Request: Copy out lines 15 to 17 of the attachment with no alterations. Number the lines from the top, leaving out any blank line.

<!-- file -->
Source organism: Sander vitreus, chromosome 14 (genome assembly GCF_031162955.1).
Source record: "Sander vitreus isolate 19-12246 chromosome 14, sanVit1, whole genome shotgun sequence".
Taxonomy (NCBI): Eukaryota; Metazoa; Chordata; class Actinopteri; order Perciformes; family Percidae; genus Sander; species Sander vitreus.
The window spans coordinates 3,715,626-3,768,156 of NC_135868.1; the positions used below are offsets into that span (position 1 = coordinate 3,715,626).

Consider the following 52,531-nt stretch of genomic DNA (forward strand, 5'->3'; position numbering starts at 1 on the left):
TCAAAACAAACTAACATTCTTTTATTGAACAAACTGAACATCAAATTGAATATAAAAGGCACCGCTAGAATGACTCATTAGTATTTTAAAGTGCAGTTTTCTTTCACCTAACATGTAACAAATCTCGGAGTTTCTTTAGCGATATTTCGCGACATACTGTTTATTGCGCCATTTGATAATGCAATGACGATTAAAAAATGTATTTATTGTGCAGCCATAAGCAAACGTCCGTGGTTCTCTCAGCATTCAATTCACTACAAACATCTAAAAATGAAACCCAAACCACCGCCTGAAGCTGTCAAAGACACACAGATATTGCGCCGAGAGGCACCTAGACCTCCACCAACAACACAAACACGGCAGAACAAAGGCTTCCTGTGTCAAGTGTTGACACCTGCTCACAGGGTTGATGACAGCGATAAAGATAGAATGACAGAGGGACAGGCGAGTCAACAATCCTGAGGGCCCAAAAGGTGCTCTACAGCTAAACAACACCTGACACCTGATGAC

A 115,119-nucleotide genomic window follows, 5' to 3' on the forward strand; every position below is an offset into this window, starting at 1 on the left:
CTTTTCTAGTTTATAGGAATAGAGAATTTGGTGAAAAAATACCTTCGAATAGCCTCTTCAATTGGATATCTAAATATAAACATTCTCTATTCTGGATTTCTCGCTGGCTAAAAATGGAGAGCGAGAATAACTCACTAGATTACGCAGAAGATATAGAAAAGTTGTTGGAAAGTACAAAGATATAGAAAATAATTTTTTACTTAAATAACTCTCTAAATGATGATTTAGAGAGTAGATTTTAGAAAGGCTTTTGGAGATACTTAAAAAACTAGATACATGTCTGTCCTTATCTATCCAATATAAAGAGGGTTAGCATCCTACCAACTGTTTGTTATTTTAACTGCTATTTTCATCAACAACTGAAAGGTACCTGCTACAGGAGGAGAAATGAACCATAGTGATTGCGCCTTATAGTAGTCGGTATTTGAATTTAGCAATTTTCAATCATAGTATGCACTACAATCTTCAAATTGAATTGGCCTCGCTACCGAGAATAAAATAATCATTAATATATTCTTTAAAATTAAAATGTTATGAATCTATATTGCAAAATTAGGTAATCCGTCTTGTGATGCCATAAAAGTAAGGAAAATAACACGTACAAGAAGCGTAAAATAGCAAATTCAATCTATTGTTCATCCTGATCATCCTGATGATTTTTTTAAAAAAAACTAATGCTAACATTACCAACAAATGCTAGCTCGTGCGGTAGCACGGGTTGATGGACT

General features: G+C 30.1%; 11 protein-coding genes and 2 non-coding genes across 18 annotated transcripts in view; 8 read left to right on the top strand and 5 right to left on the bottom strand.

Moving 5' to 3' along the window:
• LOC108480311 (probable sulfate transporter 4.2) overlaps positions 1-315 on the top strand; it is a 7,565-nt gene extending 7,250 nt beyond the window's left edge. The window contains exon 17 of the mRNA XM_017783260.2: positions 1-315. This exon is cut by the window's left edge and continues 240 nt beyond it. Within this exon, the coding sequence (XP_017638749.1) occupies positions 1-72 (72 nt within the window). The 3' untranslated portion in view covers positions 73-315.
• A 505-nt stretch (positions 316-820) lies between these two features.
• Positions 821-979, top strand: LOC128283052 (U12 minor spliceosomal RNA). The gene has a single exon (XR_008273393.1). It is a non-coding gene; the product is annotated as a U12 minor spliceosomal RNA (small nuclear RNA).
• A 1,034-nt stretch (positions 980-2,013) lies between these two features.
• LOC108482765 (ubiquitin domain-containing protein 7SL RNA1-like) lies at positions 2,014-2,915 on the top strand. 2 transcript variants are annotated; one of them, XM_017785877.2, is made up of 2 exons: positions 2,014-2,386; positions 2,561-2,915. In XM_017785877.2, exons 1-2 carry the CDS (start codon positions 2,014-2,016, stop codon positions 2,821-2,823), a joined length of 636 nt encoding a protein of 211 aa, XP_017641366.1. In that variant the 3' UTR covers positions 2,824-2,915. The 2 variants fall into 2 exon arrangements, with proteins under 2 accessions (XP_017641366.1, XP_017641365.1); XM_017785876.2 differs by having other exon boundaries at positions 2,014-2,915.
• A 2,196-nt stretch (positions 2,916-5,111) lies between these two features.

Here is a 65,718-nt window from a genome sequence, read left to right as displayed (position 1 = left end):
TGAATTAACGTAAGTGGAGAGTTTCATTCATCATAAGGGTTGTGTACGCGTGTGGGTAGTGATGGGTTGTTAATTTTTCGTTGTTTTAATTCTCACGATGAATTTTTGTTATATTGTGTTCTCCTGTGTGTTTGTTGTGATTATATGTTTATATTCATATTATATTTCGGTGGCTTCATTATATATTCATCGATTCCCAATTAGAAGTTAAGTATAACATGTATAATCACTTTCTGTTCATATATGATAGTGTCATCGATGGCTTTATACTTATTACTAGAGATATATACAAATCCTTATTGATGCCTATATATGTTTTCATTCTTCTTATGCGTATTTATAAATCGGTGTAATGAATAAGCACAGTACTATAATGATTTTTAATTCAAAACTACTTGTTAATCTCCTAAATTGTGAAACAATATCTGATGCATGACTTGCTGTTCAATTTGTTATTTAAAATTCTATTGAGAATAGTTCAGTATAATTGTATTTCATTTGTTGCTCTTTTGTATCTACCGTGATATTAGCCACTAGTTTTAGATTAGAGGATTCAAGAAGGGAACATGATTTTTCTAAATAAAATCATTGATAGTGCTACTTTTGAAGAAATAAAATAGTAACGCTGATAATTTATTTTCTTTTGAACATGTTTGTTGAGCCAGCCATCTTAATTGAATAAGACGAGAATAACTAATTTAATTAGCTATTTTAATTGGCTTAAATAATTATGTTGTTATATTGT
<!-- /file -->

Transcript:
• LOC108482765 (ubiquitin domain-containing protein 7SL RNA1-like) lies at positions 2,014-2,915 on the top strand. 2 transcript variants are annotated; one of them, XM_017785877.2, is made up of 2 exons: positions 2,014-2,386; positions 2,561-2,915. In XM_017785877.2, exons 1-2 carry the CDS (start codon positions 2,014-2,016, stop codon positions 2,821-2,823), a joined length of 636 nt encoding a protein of 211 aa, XP_017641366.1. In that variant the 3' UTR covers positions 2,824-2,915. The 2 variants fall into 2 exon arrangements, with proteins under 2 accessions (XP_017641366.1, XP_017641365.1); XM_017785876.2 differs by having other exon boundaries at positions 2,014-2,915.
• A 2,196-nt stretch (positions 2,916-5,111) lies between these two features.

Here is a 65,718-nt window from a genome sequence, read left to right as displayed (position 1 = left end):